• Referring to FIG. 12A, a peripheral device 100 is shown at rest on a support surface 14. The tare longitudinal axis 208 is a line located within the plane formed by the support surface 14 and parallel to the peripheral lateral axis 200.
  • Referring to FIGS. 12B-12G, the peripheral device 100 shown contains at least one tilt sensor 104 capable of detecting twist within the plane formed by the peripheral lateral axis 200 and the peripheral longitudinal axis 202 (i.e. capable of detecting rotation about the peripheral vertical axis 204). Referring to FIGS. 12B-12D, a peripheral device 100 is rotated to some positive vertical twist angle φ, the positive vertical twist angle φ increasing as the peripheral device 100 moves continuously between the positions shown in FIG. 12B, FIG. 12C, and then FIG. 12D. Increasing of the vertical twist angle φ is referred to herein as “clockwise twisting.” The positions shown in FIGS. 12B-12D may be reached in a number of ways, including by grasping the peripheral device 100 and rotating it.
  • Referring to FIGS. 12E-12G, a peripheral device 100 is rotated to some negative vertical twist angle φ, the vertical twist angle φ decreasing as the peripheral device 100 moves continuously between the positions shown in FIG. 12E, FIG. 12F, and then FIG. 12G. Decreasing of the vertical twist angle φ is referred to herein as “anticlockwise twisting.” The positions shown in FIGS. 12E-12G may be reached in a number of ways, including by grasping the peripheral device 100 and rotating it.
  • Secondary Functionality
  • As used herein, the term “primary functionality” refers to the standard functions of the peripheral device 100. The “primary functionality” would equate to the standard actions that occur when button events or peripheral device 100 movements occur. In the example of a computer mouse, the primary functionality would be standard computer mouse functionality, including at least such functionality as X-Y tracking of the computer cursor, button presses, and scroll wheel movement. Alternate peripheral devices 100 may have different primary functionality. In an embodiment where the peripheral device 100 acts as a remote control, the primary functionality may refer to standard button presses. In an embodiment where the peripheral device 100 acts as a access restricting mechanism such as an electronic lock, the primary functionality may refer to combination inputs or passcode inputs.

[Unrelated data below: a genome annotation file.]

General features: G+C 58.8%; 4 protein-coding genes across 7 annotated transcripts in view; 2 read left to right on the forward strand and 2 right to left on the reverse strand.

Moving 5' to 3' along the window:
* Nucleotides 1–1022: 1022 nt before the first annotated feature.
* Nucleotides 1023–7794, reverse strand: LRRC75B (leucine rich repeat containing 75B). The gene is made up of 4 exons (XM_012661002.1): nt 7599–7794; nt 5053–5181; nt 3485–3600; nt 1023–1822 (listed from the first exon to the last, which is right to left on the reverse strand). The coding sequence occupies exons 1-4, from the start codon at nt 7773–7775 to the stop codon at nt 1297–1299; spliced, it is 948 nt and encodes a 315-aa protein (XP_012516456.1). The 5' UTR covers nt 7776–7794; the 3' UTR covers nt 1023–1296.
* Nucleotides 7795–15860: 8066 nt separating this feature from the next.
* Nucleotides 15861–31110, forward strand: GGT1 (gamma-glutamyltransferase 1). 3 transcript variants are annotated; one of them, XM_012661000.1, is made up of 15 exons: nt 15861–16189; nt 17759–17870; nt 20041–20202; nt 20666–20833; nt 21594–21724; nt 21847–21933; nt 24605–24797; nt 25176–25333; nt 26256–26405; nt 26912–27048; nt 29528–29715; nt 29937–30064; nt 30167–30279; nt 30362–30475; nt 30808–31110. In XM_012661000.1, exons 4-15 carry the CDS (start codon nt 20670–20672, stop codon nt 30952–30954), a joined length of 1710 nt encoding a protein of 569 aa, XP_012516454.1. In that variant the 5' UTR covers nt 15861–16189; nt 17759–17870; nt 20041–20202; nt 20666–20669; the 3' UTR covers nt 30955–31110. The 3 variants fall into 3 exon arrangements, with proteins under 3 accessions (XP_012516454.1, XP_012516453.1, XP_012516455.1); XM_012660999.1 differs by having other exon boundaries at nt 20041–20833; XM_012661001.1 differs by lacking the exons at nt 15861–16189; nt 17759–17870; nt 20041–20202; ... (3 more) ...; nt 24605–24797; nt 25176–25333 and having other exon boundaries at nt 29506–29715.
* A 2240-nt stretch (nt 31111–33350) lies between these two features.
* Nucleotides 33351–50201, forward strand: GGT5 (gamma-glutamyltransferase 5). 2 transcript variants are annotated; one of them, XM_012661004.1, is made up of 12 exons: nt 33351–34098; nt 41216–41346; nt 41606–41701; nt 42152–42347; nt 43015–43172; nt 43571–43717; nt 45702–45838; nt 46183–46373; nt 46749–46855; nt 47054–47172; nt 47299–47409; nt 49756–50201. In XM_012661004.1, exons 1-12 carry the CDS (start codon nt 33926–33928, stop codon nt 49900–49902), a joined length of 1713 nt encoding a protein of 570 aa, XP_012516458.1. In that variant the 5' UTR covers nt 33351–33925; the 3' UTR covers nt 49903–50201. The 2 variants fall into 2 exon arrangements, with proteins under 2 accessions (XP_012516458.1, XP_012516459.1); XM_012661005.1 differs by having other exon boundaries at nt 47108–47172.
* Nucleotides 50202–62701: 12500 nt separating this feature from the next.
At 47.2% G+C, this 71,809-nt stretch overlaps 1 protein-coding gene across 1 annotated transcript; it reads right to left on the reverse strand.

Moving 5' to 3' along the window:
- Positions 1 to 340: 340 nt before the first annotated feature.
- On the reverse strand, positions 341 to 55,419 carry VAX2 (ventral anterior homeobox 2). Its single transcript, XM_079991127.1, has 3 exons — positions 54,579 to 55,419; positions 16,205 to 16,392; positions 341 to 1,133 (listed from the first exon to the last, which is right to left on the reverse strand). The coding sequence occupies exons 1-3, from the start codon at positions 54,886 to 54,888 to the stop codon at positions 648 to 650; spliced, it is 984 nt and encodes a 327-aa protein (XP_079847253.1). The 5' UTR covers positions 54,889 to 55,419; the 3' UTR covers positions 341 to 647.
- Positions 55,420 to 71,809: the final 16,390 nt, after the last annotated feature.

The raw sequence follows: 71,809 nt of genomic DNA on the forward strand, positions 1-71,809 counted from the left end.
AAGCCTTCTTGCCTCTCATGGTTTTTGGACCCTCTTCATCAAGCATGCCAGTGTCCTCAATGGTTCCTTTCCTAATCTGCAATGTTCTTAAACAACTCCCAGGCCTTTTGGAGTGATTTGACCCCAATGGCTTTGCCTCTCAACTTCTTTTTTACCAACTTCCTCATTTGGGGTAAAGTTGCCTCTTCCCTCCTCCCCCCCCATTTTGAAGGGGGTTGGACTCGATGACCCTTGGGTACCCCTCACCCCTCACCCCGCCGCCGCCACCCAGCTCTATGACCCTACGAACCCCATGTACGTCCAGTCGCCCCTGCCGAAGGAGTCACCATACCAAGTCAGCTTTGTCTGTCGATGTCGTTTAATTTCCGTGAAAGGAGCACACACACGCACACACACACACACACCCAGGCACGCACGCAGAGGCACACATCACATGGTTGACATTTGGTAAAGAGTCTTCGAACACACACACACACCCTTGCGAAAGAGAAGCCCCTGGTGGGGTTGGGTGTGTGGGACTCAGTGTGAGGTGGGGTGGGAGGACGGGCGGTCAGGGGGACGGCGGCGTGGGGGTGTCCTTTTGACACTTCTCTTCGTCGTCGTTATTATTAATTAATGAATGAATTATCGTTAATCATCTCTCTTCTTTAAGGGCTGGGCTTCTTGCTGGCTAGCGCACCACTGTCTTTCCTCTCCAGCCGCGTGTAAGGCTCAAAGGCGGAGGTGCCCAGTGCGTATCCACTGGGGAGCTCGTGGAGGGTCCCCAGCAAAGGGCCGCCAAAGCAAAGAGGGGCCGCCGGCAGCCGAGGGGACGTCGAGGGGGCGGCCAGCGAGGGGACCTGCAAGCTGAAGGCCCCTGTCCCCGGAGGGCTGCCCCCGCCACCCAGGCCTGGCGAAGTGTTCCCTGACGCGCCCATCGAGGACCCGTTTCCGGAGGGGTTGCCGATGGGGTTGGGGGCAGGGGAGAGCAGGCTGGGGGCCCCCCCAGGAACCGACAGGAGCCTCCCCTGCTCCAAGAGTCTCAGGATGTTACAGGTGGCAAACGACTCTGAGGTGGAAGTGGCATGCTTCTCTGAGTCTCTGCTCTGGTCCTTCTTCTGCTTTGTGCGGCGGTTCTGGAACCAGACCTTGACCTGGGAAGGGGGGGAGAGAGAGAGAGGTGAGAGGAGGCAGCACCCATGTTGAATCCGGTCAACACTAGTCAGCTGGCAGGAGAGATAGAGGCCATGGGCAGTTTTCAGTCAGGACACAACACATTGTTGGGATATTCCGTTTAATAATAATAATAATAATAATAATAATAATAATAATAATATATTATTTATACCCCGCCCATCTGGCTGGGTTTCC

• As used herein, the term “secondary functionality” refers to the peripheral device 100 functionality when it has been tilted past a threshold value T0. Because a peripheral device 100 can be tilted in a number of tilt directions (i.e. forwards tilt, backwards tilt, clockwise tilt, anticlockwise tilt, clockwise twist, and anticlockwise twist), there may be at least six different secondary functionalities, each based on a different tilt direction. It is understood that when referring to a single secondary functionality, the disclosure thereof may apply to all possible secondary functionalities. Furthermore, it is understood that each secondary functionality may have its own threshold values.
  • As used herein, the terms “button press” or “button event” both refer to an action or command issued by a user actuating a control on the peripheral device 100. Therefore, the term “button event” may include, but is not limited to, a button press, a key click, a scroll wheel movement, or any other actuation of a control on the peripheral device 100.
  • In the peripheral device 100 and in prior devices, a button event generally results in an action. In one embodiment of the peripheral device 100, each action may be comprised of one or more sub-actions. Referring to FIG. 7, the peripheral device 100 is a computer mouse 10 having a first button 22, a scroll actuator 24, and a second button 26. Under its primary functionality, pressing the first button 22 will be a button event that causes an action to be performed. When in the primary functionality for each tilt direction, the button event's action is referred to as a primary action. In a standard computer mouse, pressing the first button 22 would generally result in the primary action of a “left click” in the connected computer's operating system. In a standard computer mouse, manipulating the scroll actuator 24 would result in primary action of either a “scroll up,” “scroll down,” “middle click,” or sometimes “scroll left,” or “scroll right” signal in the connected computer's operating system.